Friday, May 30, 2014

Novel Review: The Encyclopedia of Me by Karen Rivers

Rating (Out of 5): ~3
Genre: YA/MG Contemporary
Publisher: Arthur A. Levine Books (Scholastic)
Release Date: September, 2013
Spoilers?: No.

Goodreads Synopsis:

A is for "Tink Aaron-Martin," "Aardvark," and "Amazing" in this wonderful alphabetical novel!

Tink Aaron-Martin has been grounded AGAIN after an adventure with her best friend Freddie Blue Anderson. To make the time pass, she decides to write an encyclopedia of her life from "Aa" (a kind of lava--okay, she cribbed that from the real encyclopedia) to "Zoo" (she's never been to one, but her brothers belong there).

As the alphabet unfolds, so does the story of Tink's summer: more adventures with Freddie Blue (and more experiences in being grounded); how her family was featured in a magazine about "Living with Autism," thanks to her older brother Seb--and what happened after Seb fell apart; her growing friendship, and maybe more, with Kai, a skateboarder who made her swoon (sort of). And her own sense that maybe she belongs not under "H" for "Hideous," or "I" for "Invisible," but "O" for "Okay."

Written entirely in Tink's hilarious encyclopedia entries, THE ENCYCLOPEDIA OF ME is both a witty trick and a reading treat for anyone who loves terrific middle-grade novels.

The Cover:

I find the cover of this book to be very adorable. I love how the girl is standing on a pile of books, with the title on them, up on her tiptoes to reach the boy. The colors are light and fun, working very well with the book. I think it's a very adorable, fitting book, even if the romance doesn't play too big a part on the book itself.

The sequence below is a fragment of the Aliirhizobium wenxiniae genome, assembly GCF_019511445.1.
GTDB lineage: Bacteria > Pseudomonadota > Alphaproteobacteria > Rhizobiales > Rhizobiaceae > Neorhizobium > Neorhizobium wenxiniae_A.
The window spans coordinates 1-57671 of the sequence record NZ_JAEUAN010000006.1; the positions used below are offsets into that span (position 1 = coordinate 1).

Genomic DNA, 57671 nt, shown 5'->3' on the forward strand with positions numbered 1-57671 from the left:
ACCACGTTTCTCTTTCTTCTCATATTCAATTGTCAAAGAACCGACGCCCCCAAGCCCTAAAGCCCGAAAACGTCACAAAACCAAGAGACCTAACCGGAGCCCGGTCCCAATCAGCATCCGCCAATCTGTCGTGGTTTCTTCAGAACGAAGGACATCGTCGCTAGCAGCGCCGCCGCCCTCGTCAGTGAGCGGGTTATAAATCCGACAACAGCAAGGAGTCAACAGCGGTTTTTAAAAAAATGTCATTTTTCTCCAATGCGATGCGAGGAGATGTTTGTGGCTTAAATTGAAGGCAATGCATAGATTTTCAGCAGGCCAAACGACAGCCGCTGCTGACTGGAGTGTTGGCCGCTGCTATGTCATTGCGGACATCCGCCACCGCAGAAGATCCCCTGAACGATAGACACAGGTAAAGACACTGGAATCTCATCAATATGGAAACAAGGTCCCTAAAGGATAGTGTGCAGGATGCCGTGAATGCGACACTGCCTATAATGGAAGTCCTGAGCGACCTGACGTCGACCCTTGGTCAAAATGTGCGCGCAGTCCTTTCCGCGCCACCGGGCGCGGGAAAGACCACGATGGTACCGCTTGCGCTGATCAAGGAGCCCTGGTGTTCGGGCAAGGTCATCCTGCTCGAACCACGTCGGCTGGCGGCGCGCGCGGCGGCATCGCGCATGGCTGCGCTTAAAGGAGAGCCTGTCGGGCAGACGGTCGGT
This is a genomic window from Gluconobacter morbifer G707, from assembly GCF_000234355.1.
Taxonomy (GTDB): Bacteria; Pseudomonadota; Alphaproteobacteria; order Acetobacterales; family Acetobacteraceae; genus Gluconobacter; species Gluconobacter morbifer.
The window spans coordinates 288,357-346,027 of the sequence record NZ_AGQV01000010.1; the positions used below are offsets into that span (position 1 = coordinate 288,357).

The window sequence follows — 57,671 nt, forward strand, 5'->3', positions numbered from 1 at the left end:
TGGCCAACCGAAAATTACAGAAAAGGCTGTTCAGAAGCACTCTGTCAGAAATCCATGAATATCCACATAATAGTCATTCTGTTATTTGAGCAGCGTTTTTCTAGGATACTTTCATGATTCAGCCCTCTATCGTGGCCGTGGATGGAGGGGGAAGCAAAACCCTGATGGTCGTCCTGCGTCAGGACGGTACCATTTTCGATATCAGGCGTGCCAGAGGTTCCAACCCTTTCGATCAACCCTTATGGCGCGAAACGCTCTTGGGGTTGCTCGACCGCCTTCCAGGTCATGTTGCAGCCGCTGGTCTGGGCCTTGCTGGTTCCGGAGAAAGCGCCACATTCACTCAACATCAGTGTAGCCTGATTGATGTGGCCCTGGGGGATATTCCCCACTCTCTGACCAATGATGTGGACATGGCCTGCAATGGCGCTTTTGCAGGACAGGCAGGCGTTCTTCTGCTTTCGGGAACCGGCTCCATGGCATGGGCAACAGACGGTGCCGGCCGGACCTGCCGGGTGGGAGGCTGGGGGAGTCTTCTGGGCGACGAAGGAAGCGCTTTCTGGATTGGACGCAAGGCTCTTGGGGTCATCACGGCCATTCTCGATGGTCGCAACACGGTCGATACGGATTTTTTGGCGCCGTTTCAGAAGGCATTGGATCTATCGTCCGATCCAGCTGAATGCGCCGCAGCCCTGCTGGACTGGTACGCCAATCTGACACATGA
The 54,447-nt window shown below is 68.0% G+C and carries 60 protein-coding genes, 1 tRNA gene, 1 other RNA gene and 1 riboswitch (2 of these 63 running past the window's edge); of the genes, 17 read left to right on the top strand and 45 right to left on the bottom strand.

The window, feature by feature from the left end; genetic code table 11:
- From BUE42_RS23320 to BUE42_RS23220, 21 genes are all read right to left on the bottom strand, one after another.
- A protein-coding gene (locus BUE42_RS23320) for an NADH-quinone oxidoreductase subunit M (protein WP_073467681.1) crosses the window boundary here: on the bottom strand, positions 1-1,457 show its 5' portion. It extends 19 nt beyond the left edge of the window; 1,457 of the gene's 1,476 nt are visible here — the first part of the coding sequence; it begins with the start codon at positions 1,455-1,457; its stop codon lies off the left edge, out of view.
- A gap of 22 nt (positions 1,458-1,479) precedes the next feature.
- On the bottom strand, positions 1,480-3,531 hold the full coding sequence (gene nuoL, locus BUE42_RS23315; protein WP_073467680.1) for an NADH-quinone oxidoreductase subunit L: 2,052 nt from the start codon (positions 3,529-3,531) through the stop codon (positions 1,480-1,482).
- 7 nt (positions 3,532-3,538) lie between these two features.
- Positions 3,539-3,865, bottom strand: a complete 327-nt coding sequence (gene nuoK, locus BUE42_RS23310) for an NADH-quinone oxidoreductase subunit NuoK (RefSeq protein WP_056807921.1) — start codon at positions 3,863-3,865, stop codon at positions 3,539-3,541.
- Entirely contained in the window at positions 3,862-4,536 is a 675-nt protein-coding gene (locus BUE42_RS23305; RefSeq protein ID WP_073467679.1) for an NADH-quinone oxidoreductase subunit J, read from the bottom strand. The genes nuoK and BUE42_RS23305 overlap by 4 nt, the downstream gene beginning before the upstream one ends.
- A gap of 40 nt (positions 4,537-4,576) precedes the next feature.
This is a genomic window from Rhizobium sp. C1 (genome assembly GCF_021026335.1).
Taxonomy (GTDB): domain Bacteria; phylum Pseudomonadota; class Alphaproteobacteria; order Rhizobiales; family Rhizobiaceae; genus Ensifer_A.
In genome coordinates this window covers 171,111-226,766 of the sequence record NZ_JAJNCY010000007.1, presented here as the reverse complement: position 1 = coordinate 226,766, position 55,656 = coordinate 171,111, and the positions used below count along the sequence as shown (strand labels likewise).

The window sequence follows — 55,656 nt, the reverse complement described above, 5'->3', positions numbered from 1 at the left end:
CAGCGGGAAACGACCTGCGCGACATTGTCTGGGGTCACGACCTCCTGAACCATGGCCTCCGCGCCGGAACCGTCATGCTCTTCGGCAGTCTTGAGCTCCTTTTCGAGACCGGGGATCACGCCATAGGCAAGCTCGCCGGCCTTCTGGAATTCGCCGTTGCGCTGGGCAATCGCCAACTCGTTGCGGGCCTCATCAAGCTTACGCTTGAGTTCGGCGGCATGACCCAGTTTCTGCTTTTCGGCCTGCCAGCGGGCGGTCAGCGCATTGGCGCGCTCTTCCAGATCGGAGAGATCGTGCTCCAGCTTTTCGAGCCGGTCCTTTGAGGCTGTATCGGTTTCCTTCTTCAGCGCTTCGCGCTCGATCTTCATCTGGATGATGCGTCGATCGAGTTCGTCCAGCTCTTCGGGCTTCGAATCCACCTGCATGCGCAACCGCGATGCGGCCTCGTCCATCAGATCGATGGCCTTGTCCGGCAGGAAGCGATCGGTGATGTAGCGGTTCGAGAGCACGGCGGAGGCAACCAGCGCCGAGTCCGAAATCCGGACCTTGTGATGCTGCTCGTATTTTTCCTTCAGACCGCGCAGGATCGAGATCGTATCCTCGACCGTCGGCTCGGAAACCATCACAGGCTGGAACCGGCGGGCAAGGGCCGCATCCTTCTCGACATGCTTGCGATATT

• "People are all different: People with autism are all different, and so are people without it. So, seriously, what is the big deal about that?” (ARC, pg. 25)
  • "Kissing The act of pressing your mouth on someone else’s and squishing it around in a way that is a lot better than it sounds. I have nothing to say about kissing that I haven’t already told you. You are obsessed with kissing! It’s none of my business, but you might have a problem.” (Pg. 122)
  • "Sarcasm is irony with a twist and a shove.” (Pg. 180)


When I picked this up, I thought it was going to be a short, cute young adult novel. Instead, it’s a middle grade novel, and that changed a lot of things.
I will say that I love the premise of the book. Telling a story by the alphabet, like in an encyclopedia, is a great idea. And the cover is adorable, so that helps. The set-up, and even some of the book, was rather cute. Very light hearted. And there was some development, which I liked. I really liked Tink’s family, and their progress.
But the characters were much more immature than I thought they would be. Although, if I was younger, I definitely would have liked that a lot more. But I’m over the whole, making new words, talking in text speak, having crushes on boys and liking the popular girls and then moving on from one thing to another in days. None of that really works for me anymore. I didn’t really relate to the character, either, probably because she isn’t quite like I was when I was that age. Although, I still think I would have liked it more had I read this while in middle school. Particularly the writing, which is immature, with all capped words and exclamation points and text speak and made up words. I just don’t care for that too much anymore.
I did find some of this book cute--I did like how Tink matured by the end, and I did like her family, and even some of her thoughts on things, especially the view on autism. It was a bit cute, and very fast. But overall it just isn’t really my type of book.

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